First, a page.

Market Quality and Information Known to Market Makers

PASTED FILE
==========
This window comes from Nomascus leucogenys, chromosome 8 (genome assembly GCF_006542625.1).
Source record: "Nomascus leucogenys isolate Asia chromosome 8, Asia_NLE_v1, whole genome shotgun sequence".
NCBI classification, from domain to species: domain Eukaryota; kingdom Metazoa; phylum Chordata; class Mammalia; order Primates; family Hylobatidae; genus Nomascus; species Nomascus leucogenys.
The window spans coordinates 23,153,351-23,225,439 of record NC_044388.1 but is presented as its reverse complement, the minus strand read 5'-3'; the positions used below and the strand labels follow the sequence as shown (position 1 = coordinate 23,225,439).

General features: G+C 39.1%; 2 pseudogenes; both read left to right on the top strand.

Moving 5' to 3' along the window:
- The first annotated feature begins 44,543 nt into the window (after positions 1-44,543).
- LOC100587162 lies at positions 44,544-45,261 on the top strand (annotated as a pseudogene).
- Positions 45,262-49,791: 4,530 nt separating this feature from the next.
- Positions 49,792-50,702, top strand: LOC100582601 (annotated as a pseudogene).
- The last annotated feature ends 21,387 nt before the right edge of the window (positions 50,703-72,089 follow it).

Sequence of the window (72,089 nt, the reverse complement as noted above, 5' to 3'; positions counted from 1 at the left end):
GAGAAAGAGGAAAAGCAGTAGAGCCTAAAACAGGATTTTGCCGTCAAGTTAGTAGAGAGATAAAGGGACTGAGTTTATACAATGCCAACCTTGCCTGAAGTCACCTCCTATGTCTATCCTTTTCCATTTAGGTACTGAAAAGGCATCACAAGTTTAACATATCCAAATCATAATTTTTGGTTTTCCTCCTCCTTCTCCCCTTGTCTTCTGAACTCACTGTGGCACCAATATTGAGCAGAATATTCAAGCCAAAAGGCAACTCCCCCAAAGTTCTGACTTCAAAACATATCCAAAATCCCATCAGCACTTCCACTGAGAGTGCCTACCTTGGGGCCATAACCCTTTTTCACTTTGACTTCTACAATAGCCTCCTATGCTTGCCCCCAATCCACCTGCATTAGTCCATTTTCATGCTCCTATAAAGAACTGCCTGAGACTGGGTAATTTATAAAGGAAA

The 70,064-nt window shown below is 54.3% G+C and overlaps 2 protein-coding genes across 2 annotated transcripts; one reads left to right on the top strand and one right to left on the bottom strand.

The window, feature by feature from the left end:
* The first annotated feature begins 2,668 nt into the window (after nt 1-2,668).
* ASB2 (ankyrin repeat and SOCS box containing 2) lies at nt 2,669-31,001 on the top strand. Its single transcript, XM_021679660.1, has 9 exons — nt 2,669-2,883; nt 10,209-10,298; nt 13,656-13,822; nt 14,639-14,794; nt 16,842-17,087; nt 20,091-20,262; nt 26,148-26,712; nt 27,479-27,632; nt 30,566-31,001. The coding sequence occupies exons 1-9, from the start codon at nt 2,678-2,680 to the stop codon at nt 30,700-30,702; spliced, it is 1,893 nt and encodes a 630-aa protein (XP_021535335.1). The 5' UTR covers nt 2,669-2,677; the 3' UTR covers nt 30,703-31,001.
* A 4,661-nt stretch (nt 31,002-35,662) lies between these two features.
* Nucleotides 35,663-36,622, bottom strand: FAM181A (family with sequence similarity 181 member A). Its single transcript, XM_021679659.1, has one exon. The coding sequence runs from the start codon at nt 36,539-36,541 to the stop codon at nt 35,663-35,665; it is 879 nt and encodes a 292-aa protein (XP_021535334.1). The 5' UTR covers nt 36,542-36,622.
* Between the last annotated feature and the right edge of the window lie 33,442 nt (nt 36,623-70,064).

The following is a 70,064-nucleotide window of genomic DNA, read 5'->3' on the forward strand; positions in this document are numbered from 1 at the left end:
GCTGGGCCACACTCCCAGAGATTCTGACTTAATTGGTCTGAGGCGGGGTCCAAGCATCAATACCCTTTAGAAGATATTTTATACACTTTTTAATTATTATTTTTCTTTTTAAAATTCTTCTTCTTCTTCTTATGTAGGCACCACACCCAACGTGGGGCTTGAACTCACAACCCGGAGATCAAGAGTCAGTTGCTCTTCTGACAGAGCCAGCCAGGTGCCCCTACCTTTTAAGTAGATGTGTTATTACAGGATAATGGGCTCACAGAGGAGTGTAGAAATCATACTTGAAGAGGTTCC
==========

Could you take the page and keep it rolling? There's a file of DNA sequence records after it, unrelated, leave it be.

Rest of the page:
Market makers often have concentration of information due to their unique positions in securities markets. Whether their information sources should be made accessible to other market participants is a public policy concern. This article provides insights into the issue in theoretical perspective. We show that disclosure of market makers’ information tends to increase market liquidity and decrease the costs of uninformed trading when the competition in market making is intense. When the competition is weak, however, the disclosure will decrease market liquidity and increase the trading losses of uninformed traders. The results have public policy implications for improving the quality of securities markets and promoting the interest of public investors.